how many hens works for one rooster?

Discussion in 'Managing Your Flock' started by Henna56, Sep 18, 2014.

  1. Henna56

    Henna56 Out Of The Brooder

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    Sep 9, 2014
    I have 2 hens, one who requires more care (no top beak). My friend would like to give me her rooster--he will probably be killed if I don't take him. He does not appear aggressive to people or hens---

    will adding a rooster be too much stress and upset for my 2 hens?- will he be constantly after them and not leave them alone? I do not want to have to get any more hens to keep him happy -I do not have the space ( small coop) or time or $ for any more hens although I could possibly fit in one healthy rooster IF it would benefit my hens, NOT stress them! thanks!
     
  2. chooks4life

    chooks4life Overrun With Chickens

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    Nobody can offer you any guarantees, sorry. It all depends on him and your hens. If he's not nasty to hens even one hen will be enough. If he's nasty to hens 100 hens won't be enough to magically make him nice to them because that's not how it works --- a nasty rooster doesn't become nice just because you give him more hens to abuse, he just targets as many as he can manage to abuse and the rest are left alone because he doesn't have the time of day to abuse them too. Crap maths, that is, attempting to satiate a bully's desire to harm by giving them more victims. LOL!

    I'd try him out and tell my friend that if he doesn't work out, for the sake of the hens he'll have to be rehomed again after his trial period. There's a chance he's one of those who is intolerant to special needs animals, in which case your damaged hen could be bullied or even killed. There's a chance neither of your hens is rooster-tolerant, a very high risk in fact if they're layer breeds of a commercial type which came from a hatchery and have never seen male chickens after puberty. If so, they may fight him, or just permanently tolerate him but never appreciate him, an unhappy situation for all involved.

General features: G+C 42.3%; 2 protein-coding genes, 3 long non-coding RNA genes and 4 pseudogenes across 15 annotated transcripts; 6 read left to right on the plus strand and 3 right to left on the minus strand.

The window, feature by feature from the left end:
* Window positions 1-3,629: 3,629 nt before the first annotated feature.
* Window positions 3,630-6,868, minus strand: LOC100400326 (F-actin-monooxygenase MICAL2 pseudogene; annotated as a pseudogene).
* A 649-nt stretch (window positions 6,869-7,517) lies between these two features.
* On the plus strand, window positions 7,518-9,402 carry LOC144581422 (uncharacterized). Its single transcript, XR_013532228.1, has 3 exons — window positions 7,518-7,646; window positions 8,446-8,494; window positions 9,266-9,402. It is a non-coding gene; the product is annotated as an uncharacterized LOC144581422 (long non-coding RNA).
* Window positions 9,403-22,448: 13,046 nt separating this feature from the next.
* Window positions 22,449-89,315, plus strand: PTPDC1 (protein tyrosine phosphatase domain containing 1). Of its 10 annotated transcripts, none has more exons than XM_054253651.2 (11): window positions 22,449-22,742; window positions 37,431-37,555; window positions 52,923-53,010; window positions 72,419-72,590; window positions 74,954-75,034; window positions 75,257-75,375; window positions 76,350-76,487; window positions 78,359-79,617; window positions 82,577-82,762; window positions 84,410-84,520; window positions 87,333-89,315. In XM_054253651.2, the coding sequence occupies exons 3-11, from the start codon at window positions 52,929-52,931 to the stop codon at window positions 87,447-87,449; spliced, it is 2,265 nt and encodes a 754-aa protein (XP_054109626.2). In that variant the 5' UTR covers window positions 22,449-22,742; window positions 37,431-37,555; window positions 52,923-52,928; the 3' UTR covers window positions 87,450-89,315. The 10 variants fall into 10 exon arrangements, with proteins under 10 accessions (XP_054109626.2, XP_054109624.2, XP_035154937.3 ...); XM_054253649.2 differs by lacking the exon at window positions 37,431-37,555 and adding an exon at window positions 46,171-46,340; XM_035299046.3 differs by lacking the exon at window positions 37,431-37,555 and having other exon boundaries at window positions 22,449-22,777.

If his instinct levels are very low, all he'll want to do is mate, fight, etc. If his instinct levels are higher, he may do any or all of the following: feed them, find nests for them, guard them, etc. as well as mate. A good rooster is always worth it, a bad one, never.

    Best wishes to you and your hens. Hope he works out for you and them.
     
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  3. Henna56

    Henna56 Out Of The Brooder

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    he does not abuse the 4 hens he has now--but he has a lot more space there. anyway thanks--i don't think I can chance it...the two hens get along really well now and all is peaceful
     
  4. chooks4life

    chooks4life Overrun With Chickens

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    It's up to you, always good to have an 'exit plan' just in case it doesn't work out, but if you feel it's not a good idea you're most likely right. If your girls aren't used to a male there would possibly be a stressful introductory period. For my flock, roosters are important to overall quality of life, but for some flocks, they're only a hindrance no matter how nice they are. Ultimately your hens will be the deciding factor in whether or not even a good rooster can fit into the flock dynamics.

    Best wishes.
     
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